What’s the evidence?

More than 350 peer-reviewed research studies on the TM technique have been published in more than 160 scientific journals. These studies were conducted at more than 200 universities and research centers, including Harvard Medical School, Stanford Medical School, Yale Medical School, UCLA Medical School, and Medical College of Georgia.

Highlights of recent published studies:

American Heart Assoc

Circulation: Cardiovascular Quality and Outcomes, November 2012, a journal of the American Heart Association: 5-year randomized controlled study on patients with established coronary heart disease reported a 48% reduction in death, heart attack, and stroke in subjects in the TM group compared to controls.


Hypertension, June 2013, American Heart Association scientific statement, states that the Transcendental Meditation technique is the only meditation practice that has been shown to lower blood pressure.

According to the AHA,* “Because of many negative studies or mixed results and a paucity of available trials, all other meditation techniques [including Mindfulness] received a ‘Class III, no benefit, Level of Evidence C’ recommendation. Thus, other meditation techniques are not recommended in clinical practice to lower BP at this time.”

The AHA scientific statement also reported the finding that lower blood pressure through Transcendental Meditation practice is associated with substantially reduced rates of death, heart attack and stroke. The AHA scientific statement concludes that alternative treatments that include the Transcendental Meditation technique are recommended for consideration in treatment plans for all individuals with blood pressure greater than 120/80 mm Hg.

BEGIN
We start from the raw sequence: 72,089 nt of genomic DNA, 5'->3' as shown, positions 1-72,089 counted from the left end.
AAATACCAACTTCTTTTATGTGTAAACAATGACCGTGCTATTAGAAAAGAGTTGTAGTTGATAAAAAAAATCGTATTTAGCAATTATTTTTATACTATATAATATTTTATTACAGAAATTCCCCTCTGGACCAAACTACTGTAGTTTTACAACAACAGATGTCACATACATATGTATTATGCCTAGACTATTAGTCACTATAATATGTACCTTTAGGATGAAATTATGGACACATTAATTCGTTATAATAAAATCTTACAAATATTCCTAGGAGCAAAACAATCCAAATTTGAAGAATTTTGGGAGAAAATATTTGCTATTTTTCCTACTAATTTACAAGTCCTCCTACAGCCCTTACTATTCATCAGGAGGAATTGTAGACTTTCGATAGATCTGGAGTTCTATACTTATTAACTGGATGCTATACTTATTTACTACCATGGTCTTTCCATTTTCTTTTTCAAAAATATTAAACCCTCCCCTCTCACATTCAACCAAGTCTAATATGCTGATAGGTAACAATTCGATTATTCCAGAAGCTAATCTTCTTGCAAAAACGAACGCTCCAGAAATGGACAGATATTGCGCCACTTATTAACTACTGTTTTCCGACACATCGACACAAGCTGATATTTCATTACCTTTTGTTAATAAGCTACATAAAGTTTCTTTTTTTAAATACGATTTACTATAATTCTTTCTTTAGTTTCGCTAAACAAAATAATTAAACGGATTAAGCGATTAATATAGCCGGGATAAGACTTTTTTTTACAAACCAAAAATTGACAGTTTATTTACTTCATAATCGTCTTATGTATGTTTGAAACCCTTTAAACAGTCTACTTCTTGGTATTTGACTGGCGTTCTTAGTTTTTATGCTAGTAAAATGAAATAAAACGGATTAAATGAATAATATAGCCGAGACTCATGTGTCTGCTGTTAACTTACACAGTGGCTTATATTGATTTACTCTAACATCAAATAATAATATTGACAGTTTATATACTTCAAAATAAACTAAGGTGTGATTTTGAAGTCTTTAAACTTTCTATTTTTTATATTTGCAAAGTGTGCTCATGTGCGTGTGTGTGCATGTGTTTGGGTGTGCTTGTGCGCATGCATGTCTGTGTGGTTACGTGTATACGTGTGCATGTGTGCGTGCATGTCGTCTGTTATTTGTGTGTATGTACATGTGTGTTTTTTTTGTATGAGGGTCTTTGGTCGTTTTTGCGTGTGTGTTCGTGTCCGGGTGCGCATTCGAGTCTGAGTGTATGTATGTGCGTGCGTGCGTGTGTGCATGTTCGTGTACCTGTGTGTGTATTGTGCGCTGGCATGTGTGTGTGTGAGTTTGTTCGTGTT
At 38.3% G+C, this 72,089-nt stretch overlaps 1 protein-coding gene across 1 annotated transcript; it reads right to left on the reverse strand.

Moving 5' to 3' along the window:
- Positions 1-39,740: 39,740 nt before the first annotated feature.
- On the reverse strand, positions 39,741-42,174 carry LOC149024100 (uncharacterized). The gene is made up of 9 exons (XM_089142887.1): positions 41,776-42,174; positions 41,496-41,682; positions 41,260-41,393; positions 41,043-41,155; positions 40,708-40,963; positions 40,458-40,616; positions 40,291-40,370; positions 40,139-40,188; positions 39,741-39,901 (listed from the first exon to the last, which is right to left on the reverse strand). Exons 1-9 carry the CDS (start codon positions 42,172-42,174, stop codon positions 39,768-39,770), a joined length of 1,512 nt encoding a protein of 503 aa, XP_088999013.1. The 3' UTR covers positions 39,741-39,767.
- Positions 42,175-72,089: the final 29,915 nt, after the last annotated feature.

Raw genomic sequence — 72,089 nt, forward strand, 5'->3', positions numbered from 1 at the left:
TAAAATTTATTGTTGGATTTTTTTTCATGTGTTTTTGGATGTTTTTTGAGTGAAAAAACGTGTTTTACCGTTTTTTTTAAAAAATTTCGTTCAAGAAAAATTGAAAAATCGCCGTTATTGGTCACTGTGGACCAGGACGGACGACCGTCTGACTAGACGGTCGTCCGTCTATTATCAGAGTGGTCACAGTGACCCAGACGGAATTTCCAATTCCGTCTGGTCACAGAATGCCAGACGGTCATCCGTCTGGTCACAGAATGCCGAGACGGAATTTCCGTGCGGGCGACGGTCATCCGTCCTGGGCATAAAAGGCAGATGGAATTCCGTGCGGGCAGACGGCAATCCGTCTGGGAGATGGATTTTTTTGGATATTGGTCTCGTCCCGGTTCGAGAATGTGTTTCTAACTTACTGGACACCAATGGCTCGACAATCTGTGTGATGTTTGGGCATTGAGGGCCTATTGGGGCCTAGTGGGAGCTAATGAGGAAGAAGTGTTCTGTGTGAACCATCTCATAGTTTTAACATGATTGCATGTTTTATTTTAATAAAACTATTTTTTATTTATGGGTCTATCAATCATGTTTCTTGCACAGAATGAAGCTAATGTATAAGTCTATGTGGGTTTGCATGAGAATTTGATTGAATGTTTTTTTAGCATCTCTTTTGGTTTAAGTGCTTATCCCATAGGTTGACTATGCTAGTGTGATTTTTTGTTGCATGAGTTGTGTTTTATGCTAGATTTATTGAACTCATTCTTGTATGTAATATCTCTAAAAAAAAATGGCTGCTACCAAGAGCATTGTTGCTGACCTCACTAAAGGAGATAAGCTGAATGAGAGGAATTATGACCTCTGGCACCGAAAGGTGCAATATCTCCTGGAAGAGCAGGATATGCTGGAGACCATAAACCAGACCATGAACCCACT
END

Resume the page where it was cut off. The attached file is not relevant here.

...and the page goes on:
* Brook RD et al., Beyond Medications and Diet: Alternative Approaches to Lowering Blood Pressure. A Scientific Statement from the American Heart Association. Hypertension, 61:00, 2013.

Journal of Alternative and Complementary Medicine, October 2013: Meta-analysis of randomized controlled trials (RCTs) foundsignificantly greater effect of TM in reducing trait anxiety than treatment-as-usual and other alternative treatments, including mindfulness-based therapy (MBT) and other meditation and relaxation practices.

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